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INTEODUCTION.                              H

in the dog be explained by acts of volition or necessary
instincts, any more than the beaming eyes and smiling
cheeks of a man when he meets an old friend. If Sir
0. Bell had been questioned about the expression of
affection in the dog, he would no doubt have answered
that this animal had been created with special instincts,,
adapting him for association with man, and that all
further enquiry on the subject was superfluous.

Although Gratiolet emphatically denies15 that any
muscle has been developed solely for the sake of ex-
pression, he seems never to have reflected on the prin-
ciple of evolution. He apparently looks at each species
as a separate creation. So it is with the other writers
on Expression. For instance, Dr. Duchenne, after
speaking of the movements of the limbs, refers to those
which give expression to the face, and remarks:1(t " Le
createur n'a done pas eu a se pr&occuper ici des besoins
de la mecanique; il a pu, selon sa sagesse, ou—que Ton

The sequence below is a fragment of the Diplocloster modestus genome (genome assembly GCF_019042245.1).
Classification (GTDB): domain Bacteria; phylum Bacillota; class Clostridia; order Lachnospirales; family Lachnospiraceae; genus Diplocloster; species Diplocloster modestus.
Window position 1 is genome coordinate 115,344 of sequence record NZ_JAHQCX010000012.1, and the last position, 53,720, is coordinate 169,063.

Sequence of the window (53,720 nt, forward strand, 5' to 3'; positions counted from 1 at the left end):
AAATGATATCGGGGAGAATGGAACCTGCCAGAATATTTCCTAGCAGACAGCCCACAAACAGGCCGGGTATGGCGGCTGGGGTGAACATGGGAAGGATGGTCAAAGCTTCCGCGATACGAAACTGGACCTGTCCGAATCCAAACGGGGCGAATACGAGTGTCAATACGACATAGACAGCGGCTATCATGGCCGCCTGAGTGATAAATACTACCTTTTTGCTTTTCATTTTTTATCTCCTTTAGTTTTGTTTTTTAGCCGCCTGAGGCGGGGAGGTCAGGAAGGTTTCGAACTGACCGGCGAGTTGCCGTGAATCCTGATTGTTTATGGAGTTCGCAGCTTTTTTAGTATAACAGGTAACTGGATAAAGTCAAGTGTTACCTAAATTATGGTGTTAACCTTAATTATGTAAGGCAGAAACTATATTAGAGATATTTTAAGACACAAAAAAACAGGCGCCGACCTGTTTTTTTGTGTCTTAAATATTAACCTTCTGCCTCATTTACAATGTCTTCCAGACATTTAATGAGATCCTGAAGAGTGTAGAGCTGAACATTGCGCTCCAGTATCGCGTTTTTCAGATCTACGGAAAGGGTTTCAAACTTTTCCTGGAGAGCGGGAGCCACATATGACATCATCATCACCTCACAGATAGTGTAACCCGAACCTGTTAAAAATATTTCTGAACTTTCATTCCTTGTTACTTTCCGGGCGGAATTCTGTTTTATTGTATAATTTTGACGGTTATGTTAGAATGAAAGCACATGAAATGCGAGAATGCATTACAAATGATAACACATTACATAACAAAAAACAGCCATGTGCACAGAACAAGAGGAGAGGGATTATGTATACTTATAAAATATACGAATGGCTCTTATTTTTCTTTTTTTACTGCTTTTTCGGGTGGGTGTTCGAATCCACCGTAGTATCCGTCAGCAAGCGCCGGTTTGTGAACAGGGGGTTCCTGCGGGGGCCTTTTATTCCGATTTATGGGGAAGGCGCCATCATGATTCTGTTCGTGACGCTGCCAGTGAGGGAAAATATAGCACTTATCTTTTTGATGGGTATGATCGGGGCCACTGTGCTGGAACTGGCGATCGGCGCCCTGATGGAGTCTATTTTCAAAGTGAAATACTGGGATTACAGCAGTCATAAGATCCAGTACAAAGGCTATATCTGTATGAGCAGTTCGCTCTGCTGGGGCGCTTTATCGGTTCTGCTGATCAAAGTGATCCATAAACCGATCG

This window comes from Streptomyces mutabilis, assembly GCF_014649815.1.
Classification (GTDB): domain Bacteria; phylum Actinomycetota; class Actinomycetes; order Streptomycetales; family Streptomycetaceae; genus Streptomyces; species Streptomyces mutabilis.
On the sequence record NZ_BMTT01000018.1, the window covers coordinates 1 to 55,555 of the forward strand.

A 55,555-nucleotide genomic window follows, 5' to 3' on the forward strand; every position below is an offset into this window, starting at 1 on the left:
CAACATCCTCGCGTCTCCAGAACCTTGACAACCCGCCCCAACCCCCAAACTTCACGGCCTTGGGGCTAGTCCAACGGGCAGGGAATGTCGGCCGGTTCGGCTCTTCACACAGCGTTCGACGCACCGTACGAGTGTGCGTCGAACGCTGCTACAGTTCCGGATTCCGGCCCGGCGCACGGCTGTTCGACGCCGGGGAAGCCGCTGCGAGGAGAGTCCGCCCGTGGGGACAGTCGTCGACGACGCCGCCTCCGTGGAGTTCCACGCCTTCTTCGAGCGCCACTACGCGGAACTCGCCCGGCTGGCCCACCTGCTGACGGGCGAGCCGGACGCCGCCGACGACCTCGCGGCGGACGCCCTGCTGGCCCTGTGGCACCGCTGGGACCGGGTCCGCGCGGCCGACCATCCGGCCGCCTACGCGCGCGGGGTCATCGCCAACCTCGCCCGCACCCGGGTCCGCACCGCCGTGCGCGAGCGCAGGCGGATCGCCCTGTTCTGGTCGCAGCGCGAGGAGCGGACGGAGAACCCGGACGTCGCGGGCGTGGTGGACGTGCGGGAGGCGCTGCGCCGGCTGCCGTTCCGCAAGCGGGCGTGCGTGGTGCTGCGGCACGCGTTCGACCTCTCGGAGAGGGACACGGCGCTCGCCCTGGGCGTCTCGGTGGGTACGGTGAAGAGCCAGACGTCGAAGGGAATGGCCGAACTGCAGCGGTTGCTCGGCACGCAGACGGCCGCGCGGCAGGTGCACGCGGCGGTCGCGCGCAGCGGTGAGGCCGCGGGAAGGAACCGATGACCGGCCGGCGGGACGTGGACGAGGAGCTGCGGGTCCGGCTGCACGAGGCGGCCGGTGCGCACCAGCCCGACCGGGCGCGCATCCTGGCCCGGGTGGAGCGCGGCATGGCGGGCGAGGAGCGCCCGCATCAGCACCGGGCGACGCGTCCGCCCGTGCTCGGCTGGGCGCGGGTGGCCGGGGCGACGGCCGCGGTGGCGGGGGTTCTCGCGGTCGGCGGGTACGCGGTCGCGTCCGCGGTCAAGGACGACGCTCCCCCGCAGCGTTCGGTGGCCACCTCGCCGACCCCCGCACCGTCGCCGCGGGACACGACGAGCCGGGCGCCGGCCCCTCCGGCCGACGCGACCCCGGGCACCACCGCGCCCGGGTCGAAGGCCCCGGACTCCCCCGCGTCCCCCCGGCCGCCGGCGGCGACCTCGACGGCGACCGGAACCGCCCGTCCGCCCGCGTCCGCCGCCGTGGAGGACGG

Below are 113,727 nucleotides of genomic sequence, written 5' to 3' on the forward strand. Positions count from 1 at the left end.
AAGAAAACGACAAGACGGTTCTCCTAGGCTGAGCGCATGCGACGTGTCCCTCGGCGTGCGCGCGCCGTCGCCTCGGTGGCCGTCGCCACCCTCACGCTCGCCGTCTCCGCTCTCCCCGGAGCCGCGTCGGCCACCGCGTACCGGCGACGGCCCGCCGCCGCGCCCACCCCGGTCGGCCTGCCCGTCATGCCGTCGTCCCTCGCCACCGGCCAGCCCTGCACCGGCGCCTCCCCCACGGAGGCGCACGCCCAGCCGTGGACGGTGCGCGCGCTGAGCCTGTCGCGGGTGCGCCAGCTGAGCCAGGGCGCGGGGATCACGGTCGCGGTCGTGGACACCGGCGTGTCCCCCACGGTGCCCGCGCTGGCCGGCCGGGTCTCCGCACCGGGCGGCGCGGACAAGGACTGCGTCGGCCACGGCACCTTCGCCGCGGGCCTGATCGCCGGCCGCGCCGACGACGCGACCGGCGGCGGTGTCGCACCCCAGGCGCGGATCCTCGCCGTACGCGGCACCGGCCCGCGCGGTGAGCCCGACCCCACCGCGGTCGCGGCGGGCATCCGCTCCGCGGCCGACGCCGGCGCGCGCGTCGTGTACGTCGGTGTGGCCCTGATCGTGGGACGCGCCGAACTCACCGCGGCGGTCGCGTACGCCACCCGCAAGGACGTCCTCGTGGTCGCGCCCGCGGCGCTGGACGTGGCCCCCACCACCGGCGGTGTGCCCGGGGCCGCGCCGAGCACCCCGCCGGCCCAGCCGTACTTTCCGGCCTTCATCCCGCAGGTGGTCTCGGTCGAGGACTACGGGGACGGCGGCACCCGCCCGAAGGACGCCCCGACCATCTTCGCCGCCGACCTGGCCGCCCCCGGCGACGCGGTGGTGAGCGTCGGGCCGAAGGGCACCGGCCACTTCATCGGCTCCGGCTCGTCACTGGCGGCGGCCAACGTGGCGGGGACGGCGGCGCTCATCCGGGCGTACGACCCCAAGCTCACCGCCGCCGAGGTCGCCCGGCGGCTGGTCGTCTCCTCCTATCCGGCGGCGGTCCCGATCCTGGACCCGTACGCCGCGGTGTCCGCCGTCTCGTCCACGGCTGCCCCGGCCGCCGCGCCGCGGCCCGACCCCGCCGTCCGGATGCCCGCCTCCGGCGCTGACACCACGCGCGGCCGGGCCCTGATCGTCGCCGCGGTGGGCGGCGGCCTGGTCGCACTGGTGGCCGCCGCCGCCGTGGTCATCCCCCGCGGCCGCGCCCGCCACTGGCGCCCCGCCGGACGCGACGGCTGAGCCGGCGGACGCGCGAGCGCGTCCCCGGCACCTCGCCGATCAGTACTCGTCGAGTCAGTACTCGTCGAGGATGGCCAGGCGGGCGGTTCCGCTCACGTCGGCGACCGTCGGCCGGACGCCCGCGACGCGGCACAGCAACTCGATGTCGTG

me pardonne cette maniere de parler—par une divine
fantaisie, mettre en action tel ou tel muscle, un seul ou
plusieurs muscles d la fois, lorsqu'il a voulu que les signes
caracteristiques des passions, m6me les plus fugaces, fus-
sent Merits passag^rement sur la face de 1'homme. Ce
langage de la physionomie une fois cr66, il lui a suffi,
pour le rendre universel et immuable, de donner d tout
£tre humain la facult6 instinctive d'exprimer toujours
ses sentiments par la contraction des m^mes muscles."

Many writers consider the whole subject of Expres-
sion as inexplicable. Thus the illustrious physiologist
Miiller, says,17 " The completely different expression of

15 ' Be la Physionomie,' pp. 12, 73.

M ' Mecanisme de la Plvysionoinie Humaine,' 8vo edit,
p. 31.

17 ' Elements of Physiology,' English translation, vol.
ii. p. 934,